Tewari KS, Sill MW, Long HJ 3rd, Penson RT, Huang H, Ramondetta LM, Landrum LM, Oaknin A, Reid TJ, Leitao MM, Michael HE, Monk BJ. Improved survival with bevacizumab in advanced cervical cancer. N Engl J Med. 2014;370:734–43.
Friedman CF, Snyder Charen A, Zhou Q, Carducci MA, Buckley De Meritens A, Corr BR, Fu S, Hollmann TJ, Iasonos A, Konner JA, Konstantinopoulos PA, Modesitt SC, Sharon E, Aghajanian C, Zamarin D. Phase II study of atezolizumab in combination with bevacizumab in patients with advanced cervical cancer. J Immunother Cancer. 2020;8:e001126.
Gadducci A, Cosio S. Pharmacological treatment of patients with metastatic, recurrent or persistent cervical cancer not amenable by surgery or radiotherapy: state of art and perspectives of clinical research. Cancers (Basel). 2020;12:2678.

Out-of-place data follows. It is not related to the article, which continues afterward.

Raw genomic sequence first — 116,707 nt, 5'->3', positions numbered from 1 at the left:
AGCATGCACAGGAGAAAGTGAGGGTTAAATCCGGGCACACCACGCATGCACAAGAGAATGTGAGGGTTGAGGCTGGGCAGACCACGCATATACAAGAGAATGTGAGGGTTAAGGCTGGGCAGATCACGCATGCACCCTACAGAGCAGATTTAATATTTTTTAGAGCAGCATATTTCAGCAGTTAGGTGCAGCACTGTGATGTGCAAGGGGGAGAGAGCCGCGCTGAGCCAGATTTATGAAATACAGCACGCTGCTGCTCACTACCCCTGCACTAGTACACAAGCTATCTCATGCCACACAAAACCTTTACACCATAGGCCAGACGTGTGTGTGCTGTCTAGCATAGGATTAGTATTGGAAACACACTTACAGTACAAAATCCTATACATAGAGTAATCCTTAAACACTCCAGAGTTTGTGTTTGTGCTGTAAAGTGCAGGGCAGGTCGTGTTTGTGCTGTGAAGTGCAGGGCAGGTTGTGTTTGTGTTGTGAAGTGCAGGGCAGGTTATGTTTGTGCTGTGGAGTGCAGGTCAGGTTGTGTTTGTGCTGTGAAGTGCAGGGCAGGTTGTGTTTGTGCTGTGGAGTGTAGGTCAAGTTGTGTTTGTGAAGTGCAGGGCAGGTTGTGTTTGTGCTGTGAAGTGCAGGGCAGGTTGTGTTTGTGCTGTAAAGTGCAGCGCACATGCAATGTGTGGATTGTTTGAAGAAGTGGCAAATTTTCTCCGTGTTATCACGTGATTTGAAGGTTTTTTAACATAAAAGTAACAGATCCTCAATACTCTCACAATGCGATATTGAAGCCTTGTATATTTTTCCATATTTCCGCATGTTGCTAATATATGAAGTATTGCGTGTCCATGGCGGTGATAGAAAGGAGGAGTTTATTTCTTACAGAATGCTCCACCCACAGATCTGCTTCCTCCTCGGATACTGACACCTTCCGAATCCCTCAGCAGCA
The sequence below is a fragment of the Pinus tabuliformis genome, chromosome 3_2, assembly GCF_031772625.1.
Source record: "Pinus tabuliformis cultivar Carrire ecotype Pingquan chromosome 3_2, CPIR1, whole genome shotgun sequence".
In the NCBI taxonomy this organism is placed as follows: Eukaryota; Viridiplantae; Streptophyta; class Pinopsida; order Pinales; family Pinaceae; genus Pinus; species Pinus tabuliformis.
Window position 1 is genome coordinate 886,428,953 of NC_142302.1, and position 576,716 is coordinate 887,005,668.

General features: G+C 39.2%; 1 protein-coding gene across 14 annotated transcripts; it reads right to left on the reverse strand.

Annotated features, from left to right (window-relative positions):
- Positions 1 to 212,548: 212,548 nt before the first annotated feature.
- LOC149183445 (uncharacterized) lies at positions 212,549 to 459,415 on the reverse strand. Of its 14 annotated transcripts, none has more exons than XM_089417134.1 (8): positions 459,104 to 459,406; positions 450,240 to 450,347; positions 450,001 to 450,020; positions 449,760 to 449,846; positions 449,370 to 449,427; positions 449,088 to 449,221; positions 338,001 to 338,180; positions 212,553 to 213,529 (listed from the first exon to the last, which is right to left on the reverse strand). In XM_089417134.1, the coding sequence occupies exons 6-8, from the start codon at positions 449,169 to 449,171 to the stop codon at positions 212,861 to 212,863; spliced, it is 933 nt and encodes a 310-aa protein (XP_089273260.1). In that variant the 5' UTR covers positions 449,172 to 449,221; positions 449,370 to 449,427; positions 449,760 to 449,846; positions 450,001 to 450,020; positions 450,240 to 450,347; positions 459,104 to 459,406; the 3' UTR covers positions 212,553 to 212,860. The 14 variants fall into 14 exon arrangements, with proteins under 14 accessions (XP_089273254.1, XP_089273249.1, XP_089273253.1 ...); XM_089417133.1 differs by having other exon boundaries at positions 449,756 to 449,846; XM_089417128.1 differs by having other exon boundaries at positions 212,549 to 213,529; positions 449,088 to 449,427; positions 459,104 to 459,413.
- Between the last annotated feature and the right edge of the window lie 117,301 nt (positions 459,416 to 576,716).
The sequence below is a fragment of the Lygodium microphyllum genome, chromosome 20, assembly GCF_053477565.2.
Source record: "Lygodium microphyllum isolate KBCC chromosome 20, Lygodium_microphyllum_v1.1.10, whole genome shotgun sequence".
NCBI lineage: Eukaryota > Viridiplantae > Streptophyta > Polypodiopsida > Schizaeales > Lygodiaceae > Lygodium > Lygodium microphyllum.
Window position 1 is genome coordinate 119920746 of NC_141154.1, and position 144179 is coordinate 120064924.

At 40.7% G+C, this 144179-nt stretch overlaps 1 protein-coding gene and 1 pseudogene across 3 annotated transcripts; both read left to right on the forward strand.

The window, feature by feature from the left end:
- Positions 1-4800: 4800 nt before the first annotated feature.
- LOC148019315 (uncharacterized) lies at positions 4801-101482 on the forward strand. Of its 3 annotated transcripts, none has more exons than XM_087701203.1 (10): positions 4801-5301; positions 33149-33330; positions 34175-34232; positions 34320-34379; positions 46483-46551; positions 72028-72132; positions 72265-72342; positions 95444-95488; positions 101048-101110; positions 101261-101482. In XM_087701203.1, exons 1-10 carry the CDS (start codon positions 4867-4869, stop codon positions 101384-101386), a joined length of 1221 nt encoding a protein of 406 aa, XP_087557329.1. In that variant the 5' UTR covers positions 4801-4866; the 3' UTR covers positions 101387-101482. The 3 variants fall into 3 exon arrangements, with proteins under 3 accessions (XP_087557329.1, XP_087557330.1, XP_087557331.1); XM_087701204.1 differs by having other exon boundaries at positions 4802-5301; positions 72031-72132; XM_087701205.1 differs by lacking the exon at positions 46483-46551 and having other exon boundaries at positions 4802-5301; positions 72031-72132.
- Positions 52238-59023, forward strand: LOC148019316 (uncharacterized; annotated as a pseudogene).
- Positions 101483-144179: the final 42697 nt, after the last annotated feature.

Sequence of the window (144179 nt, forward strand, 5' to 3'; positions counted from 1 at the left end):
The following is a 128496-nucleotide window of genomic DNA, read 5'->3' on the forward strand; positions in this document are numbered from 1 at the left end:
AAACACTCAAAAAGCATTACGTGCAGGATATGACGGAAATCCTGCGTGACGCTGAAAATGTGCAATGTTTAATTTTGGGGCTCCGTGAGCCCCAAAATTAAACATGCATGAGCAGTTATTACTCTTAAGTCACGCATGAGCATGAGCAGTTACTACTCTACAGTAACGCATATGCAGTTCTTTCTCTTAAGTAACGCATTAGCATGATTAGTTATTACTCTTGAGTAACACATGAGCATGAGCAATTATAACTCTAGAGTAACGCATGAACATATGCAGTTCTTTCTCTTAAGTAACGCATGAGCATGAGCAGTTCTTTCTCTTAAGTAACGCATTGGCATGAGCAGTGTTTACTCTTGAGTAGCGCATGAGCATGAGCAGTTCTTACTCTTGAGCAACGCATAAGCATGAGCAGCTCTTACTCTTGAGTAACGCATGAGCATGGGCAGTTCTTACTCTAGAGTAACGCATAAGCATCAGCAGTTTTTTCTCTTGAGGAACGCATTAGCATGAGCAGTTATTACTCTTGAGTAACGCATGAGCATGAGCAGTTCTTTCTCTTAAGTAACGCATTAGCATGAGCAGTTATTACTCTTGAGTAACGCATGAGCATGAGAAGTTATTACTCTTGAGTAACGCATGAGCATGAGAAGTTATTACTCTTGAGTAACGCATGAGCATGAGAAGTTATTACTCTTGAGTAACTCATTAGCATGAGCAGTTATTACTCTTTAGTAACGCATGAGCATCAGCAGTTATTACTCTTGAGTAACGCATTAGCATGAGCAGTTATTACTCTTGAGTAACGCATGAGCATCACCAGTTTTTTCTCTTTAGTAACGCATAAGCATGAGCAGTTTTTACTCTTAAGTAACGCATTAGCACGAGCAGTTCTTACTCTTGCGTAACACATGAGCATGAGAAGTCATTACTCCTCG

Hirte HW, Strychowsky JE, Oliver T, Fung-Kee-Fung M, Elit L, Oza AM. Chemotherapy for recurrent, metastatic, or persistent cervical cancer: a systematic review. Int J Gynecol Cancer. 2007;17:1194–204.
Ghasemi F, Shafiee M, Banikazemi Z, Pourhanifeh MH, Khanbabaei H, Shamshirian A, Amiri Moghadam S, ArefNezhad R, Sahebkar A, Avan A, Mirzaei H. Curcumin inhibits NF-kB and Wnt/beta-catenin pathways in cervical cancer cells. Pathol Res Pract. 2019;215:152556.
Hashemipour M, Boroumand H, Mollazadeh S, Tajiknia V, Nourollahzadeh Z, Rohani Borj M, Pourghadamyari H, Rahimian N, Hamblin MR, Mirzaei H. Exosomal microRNAs and exosomal long non-coding RNAs in gynecologic cancers. Gynecol Oncol. 2021;161:314–27.
Pourhanifeh MH, Darvish M, Tabatabaeian J, Fard MR, Mottaghi R, Azadchehr MJ, Jahanshahi M, Sahebkar A, Mirzaei H. Therapeutic role of curcumin and its novel formulations in gynecological cancers. J Ovar Res. 2020;13:130.
Zhou L, Jiang Y, Luo Q, Li L, Jia L. Neddylation: a novel modulator of the tumor microenvironment. Mol Cancer. 2019;18:77.